There is a session of interest to the MEI community on Tuesday, July 27 during the International Association of Music Libraries, Archives and Documentation Centres Congress (IAML) and Digital Libraries for Musicology Conference.
Music Encoding Use-cases in U.S. Libraries: Aims, Pedagogy, and Workflows
July 27, 2021, 19-20.30 UTC
Presented by the Forum of Sections
Chair: Anna E. Kijas
Speakers: Anna E. Kijas (Tufts University), Maristella Feustle (University of North Texas), Jacob Schaub (Vanderbilt University), and David Day (Brigham Young University, Provo, UT)
How are library professionals engaging with music encoding and why? What workflows have been developed to aid in teaching students or staff to transcribe and encode music? By “music encoding” we mean representing music notation in a standardized, machine-readable format. Librarians from four public and private U.S. academic institutions will present music encoding use cases that highlight particular aspects of their collections with a focus on pedagogical approaches, workflows, and choices of technology.
At Tufts University, Lilly Music Library students are working on a music incipits project that aims to make compositions by un(der)-represented composers visible and discoverable. They are developing expertise in transcription and editing, and expanding their knowledge of a diverse music repertoire. Project aims, workflows, and pedagogical value of this work will be discussed.
At Brigham Young University, students are involved in a harp music incipits project that aims to explore how incipits can be used 1) to provide enhanced metadata in online catalogs and/or the planned online harp repertory guide, 2) for analysis of the adaptation of popular songs and operatic arias in harp music arrangements, 3) to create online thematic catalogs for composers who wrote primarily for the harp, and 4) potentially in RISM. The idea of encoding themes from Pierre Adolphe Capelle’s La clé du claveau will also be explored.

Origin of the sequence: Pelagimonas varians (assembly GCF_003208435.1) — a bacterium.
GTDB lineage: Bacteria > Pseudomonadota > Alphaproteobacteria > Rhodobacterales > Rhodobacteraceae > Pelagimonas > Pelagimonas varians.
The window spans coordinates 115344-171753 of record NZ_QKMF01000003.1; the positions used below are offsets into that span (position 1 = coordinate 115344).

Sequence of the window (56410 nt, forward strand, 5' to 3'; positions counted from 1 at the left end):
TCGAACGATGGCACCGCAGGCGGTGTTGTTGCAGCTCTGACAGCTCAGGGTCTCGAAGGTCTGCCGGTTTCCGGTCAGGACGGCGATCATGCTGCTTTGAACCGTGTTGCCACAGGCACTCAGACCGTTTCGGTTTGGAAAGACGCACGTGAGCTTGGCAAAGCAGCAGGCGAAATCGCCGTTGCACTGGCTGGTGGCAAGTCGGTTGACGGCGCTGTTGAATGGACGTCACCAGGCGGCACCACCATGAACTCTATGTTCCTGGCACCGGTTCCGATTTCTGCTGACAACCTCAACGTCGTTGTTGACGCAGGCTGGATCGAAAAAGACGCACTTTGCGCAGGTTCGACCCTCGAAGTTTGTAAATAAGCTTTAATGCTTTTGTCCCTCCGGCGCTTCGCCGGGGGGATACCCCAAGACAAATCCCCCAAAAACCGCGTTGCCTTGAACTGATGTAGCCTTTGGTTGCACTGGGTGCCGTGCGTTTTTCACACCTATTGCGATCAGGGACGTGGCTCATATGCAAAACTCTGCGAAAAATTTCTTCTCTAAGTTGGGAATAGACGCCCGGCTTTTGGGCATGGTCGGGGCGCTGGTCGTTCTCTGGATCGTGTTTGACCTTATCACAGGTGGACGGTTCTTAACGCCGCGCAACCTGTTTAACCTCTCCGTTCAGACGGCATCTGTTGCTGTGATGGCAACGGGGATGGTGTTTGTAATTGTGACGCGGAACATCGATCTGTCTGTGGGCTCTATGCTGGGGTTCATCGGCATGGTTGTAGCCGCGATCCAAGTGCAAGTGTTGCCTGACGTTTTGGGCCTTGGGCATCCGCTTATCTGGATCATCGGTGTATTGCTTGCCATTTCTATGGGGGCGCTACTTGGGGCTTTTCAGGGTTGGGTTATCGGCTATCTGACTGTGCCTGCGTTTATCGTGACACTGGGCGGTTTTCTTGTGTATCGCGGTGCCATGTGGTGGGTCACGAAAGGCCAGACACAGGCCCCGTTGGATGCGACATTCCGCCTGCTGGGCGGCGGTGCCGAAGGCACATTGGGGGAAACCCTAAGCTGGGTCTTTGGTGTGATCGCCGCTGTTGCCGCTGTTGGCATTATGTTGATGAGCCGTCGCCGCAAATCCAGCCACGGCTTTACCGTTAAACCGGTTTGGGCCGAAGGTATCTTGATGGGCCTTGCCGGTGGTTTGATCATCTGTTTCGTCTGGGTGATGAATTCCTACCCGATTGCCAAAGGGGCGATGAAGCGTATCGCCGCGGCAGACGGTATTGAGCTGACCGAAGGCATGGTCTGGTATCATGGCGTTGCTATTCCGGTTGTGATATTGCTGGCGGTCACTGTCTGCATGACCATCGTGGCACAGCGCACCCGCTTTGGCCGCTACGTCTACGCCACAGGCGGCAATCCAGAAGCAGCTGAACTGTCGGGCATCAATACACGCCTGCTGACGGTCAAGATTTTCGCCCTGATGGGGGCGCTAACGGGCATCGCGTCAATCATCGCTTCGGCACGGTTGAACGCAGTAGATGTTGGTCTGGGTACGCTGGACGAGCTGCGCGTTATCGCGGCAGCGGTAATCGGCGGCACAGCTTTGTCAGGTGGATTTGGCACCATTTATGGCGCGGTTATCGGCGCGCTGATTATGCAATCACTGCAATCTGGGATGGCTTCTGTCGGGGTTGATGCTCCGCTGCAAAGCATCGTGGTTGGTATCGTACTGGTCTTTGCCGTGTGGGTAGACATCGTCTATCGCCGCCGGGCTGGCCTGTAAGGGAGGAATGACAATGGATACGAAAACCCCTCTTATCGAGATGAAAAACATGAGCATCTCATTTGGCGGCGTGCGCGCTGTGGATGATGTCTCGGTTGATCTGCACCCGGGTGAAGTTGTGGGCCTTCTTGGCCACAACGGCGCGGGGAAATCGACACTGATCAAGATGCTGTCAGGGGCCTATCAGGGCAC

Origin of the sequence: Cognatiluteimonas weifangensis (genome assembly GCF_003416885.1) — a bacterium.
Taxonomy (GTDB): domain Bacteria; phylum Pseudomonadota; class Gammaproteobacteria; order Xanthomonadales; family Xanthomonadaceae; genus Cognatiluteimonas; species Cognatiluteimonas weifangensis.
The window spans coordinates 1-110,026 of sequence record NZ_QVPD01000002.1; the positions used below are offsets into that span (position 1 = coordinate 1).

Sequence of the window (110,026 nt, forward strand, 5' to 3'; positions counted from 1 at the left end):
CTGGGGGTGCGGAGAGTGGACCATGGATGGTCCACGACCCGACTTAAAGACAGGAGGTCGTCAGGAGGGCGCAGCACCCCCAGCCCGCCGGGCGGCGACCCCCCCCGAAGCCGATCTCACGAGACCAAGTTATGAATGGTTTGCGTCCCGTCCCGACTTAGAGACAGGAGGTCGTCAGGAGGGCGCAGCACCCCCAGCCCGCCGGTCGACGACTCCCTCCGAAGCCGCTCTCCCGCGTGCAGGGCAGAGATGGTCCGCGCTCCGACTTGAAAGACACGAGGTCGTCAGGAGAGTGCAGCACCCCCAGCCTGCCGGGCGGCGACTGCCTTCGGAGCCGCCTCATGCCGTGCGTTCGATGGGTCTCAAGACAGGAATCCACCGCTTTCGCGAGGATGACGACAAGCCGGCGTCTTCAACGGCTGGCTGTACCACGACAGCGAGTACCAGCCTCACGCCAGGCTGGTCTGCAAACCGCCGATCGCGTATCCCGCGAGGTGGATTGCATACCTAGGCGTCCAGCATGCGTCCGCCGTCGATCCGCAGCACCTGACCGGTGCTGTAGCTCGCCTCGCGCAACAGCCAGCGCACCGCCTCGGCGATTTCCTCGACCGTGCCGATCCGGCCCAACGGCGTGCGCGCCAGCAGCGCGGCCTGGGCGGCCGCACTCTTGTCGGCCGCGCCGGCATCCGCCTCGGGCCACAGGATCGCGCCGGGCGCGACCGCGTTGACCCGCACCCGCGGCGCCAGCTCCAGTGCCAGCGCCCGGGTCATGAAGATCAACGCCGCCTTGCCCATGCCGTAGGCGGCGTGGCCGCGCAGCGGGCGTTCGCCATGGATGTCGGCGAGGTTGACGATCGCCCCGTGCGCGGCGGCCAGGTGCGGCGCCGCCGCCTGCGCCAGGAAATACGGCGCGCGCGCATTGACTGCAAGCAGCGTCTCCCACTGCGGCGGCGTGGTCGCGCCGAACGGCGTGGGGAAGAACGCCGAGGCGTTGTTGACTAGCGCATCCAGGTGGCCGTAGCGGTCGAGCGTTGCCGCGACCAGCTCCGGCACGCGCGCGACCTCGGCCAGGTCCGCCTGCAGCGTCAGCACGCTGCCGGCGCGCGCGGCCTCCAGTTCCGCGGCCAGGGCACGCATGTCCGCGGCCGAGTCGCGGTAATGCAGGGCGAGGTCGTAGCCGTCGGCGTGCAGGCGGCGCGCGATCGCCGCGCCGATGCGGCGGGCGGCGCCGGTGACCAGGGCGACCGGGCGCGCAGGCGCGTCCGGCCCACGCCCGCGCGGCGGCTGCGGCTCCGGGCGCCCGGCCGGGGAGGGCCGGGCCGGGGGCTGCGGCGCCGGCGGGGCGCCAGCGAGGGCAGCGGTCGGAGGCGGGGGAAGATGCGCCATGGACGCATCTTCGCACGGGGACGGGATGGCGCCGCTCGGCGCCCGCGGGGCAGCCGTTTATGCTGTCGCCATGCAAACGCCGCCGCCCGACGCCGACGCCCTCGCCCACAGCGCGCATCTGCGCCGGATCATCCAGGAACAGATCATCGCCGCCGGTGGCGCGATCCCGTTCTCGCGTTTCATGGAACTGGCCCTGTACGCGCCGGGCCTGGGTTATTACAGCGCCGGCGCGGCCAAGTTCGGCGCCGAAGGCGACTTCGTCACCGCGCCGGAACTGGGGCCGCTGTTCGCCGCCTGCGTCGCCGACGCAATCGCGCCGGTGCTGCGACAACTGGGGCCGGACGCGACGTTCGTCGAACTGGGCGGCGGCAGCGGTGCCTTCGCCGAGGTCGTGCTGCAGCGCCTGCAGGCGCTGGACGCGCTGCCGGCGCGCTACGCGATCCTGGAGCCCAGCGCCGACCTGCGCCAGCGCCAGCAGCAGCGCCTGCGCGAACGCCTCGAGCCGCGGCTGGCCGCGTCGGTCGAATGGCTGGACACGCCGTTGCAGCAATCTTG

The University of North Texas Music Library is pursuing multiple, complementary benefits through the encoding of early editions of operas and ballets by Jean-Baptise Lully and his sons. Encoding is the first step in unlocking possibilities for discovery, performance, study, and data analysis. A pilot project with one librarian and two graduate students at UNT has focused on encoding the scarcely performed opera Zéphire et Flore by Louis and Jean-Louis Lully, refining workflows and training materials for future plans to encode UNT’s extensive Lully collection.
The Wilson Music Library at Vanderbilt University is exploring areas of MEI pedagogy as well as the potential and challenges of MEI application to contemporary musical manuscripts. In Spring 2020, a student library fellows seminar at Vanderbilt co-led by a music librarian and a musicology faculty member focused on equipping students with the basics of MEI as well as utilizing these tools toward the ongoing encoding of a 1994 working draft of Alfred Schnittke’s Sinfonisches Vorspiel held in Vanderbilt University Special Collections.
These four use-cases will demonstrate the ways in which librarians are engaging with music encoding in ways that highlight aspects of their collections, generate music data for further analysis or research, and create an environment of praxis for students, staff, and faculty.